It was at Arlington National Cemetery, in 1868, that General John “Black Jack” Logan and the G.A.R. (which became the largest Union veteran’s group) initiated the ceremony which became the national Memorial Day.
Logan began his political career as a pro-slavery racist, but during the course of the war, was transformed not only into one of the best of the politician-generals, but also into a “Radical Republican,” supporting the freed slaves.
My favorite story is from Columbus, Georgia, also during the spring of 1866, because the townsfolk there decorated both Confederate and Union graves.
“Decoration Day” had long existed as a custom in many communities, when the grass at burial grounds was trimmed, and evergreen boughs and flowers were brought graveside.
The association of greenery and flowers with memorial services long predates the Civil War, or even the existence of the United States. Flowers and garlands have been found in Neolithic graves and Pharaohs’ tombs.
For many people, especially in English-speaking countries, poppies are now associated with the First World War and remembrance of “Flanders fields”. But for many centuries before that, they served as a symbol of sleep, death, oblivion, ease of pain, and for some, resurrection. Poppies are mentioned in this way by Roman poets and Shakespeare, and you’ll see them carved on old tombstones and monuments from the Civil War.
On Boston Commons, there is a beautiful bronze sculpture by Saint-Gaudens, portraying Colonel Robert Gould Shaw and the famous 54th Massachusetts Regiment, comprised of free blacks and escaped slaves.
Above the soldiers, hundreds of whom died in a hopeless assault at Fort Wagner, is the figure of a woman, not a Winged Victory, I think, but a gentle-looking angel of death, carrying an olive branch and poppies.
In a sense, Memorial Day is “kept evergreen,” as the old folks used to say, because generation after generation has produced a new crop of fatalities to mourn.
A few years ago, another shrub and another piece of granite were added to our village green.
A “Rose of Sharon,” the national flower of South Korea, was planted as a remembrance of what some call “The Forgotten War”.
I don’t think our climate will allow a pool of lotus flowers for Vietnam, but we can grow hardy varieties of roses (Iraq) and certainly tulips (Afghanistan).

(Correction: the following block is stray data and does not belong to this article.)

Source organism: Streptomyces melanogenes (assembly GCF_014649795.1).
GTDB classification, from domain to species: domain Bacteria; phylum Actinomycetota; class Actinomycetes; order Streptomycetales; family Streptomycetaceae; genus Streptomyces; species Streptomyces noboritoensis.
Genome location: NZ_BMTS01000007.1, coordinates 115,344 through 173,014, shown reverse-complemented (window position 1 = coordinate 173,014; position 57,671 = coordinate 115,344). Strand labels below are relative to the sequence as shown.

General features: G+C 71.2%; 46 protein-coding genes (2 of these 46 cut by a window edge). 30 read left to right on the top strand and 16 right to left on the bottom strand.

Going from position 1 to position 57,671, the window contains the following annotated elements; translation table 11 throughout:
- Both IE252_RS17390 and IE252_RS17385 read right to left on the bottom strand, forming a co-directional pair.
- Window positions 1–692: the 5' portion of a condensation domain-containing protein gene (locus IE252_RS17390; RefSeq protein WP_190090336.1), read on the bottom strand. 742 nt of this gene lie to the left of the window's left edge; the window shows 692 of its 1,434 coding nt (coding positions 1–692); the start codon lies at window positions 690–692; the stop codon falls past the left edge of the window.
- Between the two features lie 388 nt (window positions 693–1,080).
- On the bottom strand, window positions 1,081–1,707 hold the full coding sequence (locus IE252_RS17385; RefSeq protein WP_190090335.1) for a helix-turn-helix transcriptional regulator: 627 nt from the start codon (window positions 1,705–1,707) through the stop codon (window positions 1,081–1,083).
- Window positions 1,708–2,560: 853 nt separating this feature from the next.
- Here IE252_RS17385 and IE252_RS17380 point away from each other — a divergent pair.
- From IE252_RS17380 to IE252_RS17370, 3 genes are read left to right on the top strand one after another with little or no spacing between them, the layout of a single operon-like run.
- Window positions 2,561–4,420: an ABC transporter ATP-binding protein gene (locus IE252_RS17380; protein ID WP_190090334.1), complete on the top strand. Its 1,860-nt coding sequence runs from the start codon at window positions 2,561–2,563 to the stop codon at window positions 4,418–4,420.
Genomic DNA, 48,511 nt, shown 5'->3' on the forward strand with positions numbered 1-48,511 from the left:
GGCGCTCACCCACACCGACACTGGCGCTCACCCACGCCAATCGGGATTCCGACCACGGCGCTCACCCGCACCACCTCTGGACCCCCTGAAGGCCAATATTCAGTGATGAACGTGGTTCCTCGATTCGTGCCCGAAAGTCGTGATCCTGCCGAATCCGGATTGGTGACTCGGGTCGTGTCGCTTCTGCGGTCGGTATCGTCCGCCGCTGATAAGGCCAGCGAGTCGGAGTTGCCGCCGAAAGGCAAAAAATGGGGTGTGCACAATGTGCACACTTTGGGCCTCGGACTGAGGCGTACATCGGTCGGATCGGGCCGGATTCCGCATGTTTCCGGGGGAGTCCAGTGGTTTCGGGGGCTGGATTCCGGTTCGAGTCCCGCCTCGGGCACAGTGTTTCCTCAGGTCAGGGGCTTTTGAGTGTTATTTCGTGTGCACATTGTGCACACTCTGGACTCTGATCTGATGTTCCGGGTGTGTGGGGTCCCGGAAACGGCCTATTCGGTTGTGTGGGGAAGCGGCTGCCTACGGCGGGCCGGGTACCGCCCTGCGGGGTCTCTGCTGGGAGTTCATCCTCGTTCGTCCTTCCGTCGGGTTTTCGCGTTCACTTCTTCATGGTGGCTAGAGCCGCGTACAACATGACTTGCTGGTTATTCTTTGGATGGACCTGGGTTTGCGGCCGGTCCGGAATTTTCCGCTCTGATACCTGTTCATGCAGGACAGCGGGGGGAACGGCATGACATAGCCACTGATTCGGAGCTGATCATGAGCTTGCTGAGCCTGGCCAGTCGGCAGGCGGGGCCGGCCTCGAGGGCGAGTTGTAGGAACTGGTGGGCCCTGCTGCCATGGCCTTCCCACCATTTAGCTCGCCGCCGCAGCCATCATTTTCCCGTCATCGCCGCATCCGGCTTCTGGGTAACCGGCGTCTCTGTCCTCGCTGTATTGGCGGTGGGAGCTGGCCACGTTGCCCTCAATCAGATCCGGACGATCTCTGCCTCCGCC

And so it goes.
Reminders are everywhere.
The bronze Napoleons on our village green are from the Civil War. The most popular cannons of the war, they could shoot a twelve-pound iron ball for nearly a mile, or shred infantrymen with grapeshot and canister.
The V.F.W. has a “Huey Cobra” helicopter on their lawn, to evoke Vietnam. Over 3,300 of them went down during the war.
The American Legion sports a 37mm M3, a little antitank cannon, from WWII. It’s shells proved effective against lightly-armored Japanese tanks, but bounced off the Nazi panzers like marbles.
Driving around this area, you’ll find a Revolutionary cannon, a Korean War jet, an armored car…it will just be a matter of time before they ship us a Humvee or a Bradley in desert paint.
It would be nice to have more flowers around here, too.
There are poppies in the garden at home.
They blossom this time of year, but last a very short time, before the petals fall to the ground.
In Flanders fields the poppies blow
Between the crosses, row on row,
That mark our place; and in the sky
The larks, still bravely singing, fly
Scarce heard amid the guns below.
We are the Dead. Short days ago
We lived, felt dawn, saw sunset glow,
Loved, and were loved, and now we lie
In Flanders fields.
Well, are we tiring of ice photos, ready to turn a cold shoulder?
I continue to be distracted by bright shiny objects, including ice. I saw this little waterfall on a very icy day, and managed to take this picture by the skin of my teeth. Or, to be more scientifically accurate, after sliding down a shale bank to the creek, there was some missing skin from another part of my anatomy.
I’ve been looking through the files, and there must be a couple thousand winter photos on my computer. If life gives you lemons… well it’s too cold for lemonade, but we could stir up a little antifreeze – – if you’re going to the store for lemons, please pick up some more bourbon and a little Cointreau – – we’ll slap a few Fats Waller records on the Victrola and drink Sidecars until spring gets here.